Joselyn J. Todd, other science students, and even other science students
Sept. 12, 2006
Joselyn J. Todd, Example Lab, 9/12/2006
2
Introduction
Parabolic motion has been studied for a long time dating all the way back to the
time in which Galileo was conducting experiments. In this labreport, the range a
foam disk launcher shot was tested by altering the angle of trajectory followed by
measuring the range. The range that the foam disk went was measured in
centimeters and multiple shots were taken at each angle and then averaged.
Galileo was the first person who accurately described projectilemotion. Because
of the drawings of Niccolo Tartaglia, Galileo realized that a projectile followed a
curved path which is called a parabola.1 It was later found out by Galileo that the
parabola has an exact mathematical shape. Also, he stated that a projectile was
acted upon by two forces, vertical and horizontal. The vertical force was from
gravity, which pulled it to Earth at 9.8 m/s. That is why a parabola is a precise
mathematical equation.2
Observations were conducted before the...

...ProjectileMotion
You have probably watched a ball roll off a table and strike the floor. What determines where it will land? Could you predict where it will land? In this experiment, you will roll a ball down a ramp and determine the ball’s velocity with a pair of Photogates. You will use this information and your knowledge of physics to predict where the ball will land when it hits the floor.
[pic]
Figure 1
objectives
* MEASURE THE VELOCITY OF A BALL USING TWO PHOTOGATES AND COMPUTER SOFTWARE FOR TIMING.
* Apply concepts from two-dimensional kinematics to predict the impact point of a ball in projectilemotion.
* Take into account trial-to-trial variations in the velocity measurement when calculating the impact point.
Materials
|POWER MACINTOSH OR WINDOWS PC |PLUMB BOB |
|LABPRO OR UNIVERSAL LAB INTERFACE |RAMP |
|LOGGER PRO |TWO RING STANDS |
|TWO VERNIER PHOTOGATES |TWO RIGHT-ANGLE CLAMPS |
|BALL (1- TO 5-CM DIAMETER) |METER STICK OR METRIC...

...initial horizontal velocity of the soccer ball.
Problem Type 2:
A projectile is launched at an angle to the horizontal and rises upwards to a peak while moving horizontally. Upon reaching the peak, the projectile falls with a motion that is symmetrical to its path upwards to the peak. Predictable unknowns include the time of flight, the horizontal range, and the height of the projectile when it is at its peak.
Examples of this type of problem are
a. A football is kicked with an initial velocity of 25 m/s at an angle of 45-degrees with the horizontal. Determine the time of flight, the horizontal distance, and the peak height of the football.
b. A long jumper leaves the ground with an initial velocity of 12 m/s at an angle of 28-degrees above the horizontal. Determine the time of flight, the horizontal distance, and the peak height of the long-jumper.
The second problem type will be the subject of the next part of Lesson 2. In this part of Lesson 2, we will focus on the first type of problem - sometimes referred to as horizontally launched projectile problems. Three common kinematic equations that will be used for both type of problems include the following:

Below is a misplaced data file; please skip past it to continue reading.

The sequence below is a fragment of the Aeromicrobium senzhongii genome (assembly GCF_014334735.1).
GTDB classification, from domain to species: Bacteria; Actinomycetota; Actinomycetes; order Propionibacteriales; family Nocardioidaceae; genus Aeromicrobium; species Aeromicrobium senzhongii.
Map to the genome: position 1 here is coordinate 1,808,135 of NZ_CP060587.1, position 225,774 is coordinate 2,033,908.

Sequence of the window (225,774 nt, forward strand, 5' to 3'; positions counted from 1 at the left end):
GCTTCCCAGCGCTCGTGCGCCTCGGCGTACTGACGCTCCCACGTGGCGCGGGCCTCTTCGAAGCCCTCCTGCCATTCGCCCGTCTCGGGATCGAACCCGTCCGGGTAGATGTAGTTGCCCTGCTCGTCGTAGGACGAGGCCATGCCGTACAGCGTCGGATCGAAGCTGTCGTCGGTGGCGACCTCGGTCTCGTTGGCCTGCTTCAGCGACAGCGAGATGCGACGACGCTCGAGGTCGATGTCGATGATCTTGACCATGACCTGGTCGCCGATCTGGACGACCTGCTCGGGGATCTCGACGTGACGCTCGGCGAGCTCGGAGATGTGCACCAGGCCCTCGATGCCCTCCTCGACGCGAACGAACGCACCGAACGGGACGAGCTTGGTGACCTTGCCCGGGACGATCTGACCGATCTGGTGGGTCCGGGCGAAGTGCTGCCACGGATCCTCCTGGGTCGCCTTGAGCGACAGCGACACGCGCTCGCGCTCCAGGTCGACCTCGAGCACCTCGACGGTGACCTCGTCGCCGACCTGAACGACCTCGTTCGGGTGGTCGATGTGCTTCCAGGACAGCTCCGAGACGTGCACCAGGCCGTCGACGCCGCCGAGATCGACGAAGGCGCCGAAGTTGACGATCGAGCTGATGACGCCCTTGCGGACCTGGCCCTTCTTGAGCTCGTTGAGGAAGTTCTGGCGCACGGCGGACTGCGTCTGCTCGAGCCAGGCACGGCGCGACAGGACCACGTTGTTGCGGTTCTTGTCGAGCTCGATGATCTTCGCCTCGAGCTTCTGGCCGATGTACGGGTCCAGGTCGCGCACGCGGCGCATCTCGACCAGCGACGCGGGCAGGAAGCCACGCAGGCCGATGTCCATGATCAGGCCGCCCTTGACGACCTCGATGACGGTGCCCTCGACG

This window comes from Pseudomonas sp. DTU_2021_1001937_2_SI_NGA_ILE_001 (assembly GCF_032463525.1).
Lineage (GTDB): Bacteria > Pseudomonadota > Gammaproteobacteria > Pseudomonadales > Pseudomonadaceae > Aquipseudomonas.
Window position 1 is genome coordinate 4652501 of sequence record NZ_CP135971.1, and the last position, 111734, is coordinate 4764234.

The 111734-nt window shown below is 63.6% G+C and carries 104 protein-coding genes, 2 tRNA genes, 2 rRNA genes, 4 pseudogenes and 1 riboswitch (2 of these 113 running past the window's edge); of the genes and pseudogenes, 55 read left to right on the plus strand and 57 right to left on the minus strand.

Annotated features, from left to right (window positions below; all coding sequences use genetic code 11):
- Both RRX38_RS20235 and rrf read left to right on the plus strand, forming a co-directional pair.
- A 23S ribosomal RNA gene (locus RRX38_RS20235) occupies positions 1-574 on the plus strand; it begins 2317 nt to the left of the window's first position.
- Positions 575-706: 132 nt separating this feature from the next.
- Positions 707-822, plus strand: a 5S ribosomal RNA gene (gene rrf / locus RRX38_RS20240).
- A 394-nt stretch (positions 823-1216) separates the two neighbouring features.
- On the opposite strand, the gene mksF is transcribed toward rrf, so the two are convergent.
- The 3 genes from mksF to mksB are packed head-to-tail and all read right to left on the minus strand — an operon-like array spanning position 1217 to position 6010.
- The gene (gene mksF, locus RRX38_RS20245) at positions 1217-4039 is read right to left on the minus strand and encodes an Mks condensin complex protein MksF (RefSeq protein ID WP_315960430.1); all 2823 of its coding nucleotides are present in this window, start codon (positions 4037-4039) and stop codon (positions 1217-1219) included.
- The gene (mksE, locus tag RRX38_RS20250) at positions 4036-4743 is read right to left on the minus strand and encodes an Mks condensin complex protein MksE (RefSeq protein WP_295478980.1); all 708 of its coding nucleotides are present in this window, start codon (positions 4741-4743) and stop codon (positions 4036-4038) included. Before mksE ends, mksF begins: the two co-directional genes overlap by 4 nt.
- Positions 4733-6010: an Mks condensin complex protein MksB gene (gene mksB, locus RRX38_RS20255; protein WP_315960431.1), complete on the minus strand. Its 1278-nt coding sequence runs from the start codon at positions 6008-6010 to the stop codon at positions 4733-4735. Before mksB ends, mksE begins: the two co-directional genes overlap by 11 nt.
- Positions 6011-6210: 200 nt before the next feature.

Equations for the Horizontal Motion of a Projectile
The above equations work well for motion in one-dimension, but a projectile is usually moving in two dimensions -...

...Title
ProjectileMotion
Abstract
A projectile was fired from atop an elevation and an angle. The initial velocity for each
firing was likely to be the same. The distance traveled in the horizontal direction was measured
for multiple firings of each trial, and the values were averaged. When the initial velocity for
each of these averages was calculated it was proved that the initial velocity was relatively
constant. These measurements had many possible sources of error including air resistance and
firing position. This lab increased understanding of projectilemotion.
Introduction
Projectilemotion occurs when an object in a two dimensional plane experiences motion
only due to gravity. Kinematic equations can be used to describe the components of projectilemotion. This allows us to analyze the motion. In this lab measurements will be taken to
determine the initial velocity of objects experiencing projectilemotion. This will first be done
for objects that are starting from a set elevation above the landing area. Then the initial velocity
will be found for objects that are launched from the floor at an angle to a landing area of the ...

...
Lab 4 ProjectileMotion
Sai Moua
Purpose: The purpose of this lab was to define what the initial velocity of the ball when it is launched out of the pipe. Our next objective is to determine at what angle that the ball will be ejected at the maximum range. Lastly, we predict and confirm the range before we launch the ball at a certain angle.
Theory: Projectilemotion according to Dr. James S. Walker is defined as, “the motion of objects that are initially launched –or “projected”- and that then continue moving under the influence of gravity alone” (82). Gravity is the lone force acting on the projectile when in motion. There are two components to a velocity vector. The horizontal velocity component is the effect it has on moving the projectile horizontally. On the other hand the vertical component affects the velocity by moving the projectile vertically.
Procedure: To begin the lab set the launcher to a medium range setting. We used carbon paper on top of white paper to determine where the ball lands on the floor. We then shot the ball at angles of 30, 35, 40, 45, and 50 degrees. We recorded the distances after each shot and determined that shooting the ball at 40 degrees gave us the maximum range. We kept the launcher at a medium setting and shot the ball straight out 5 times and...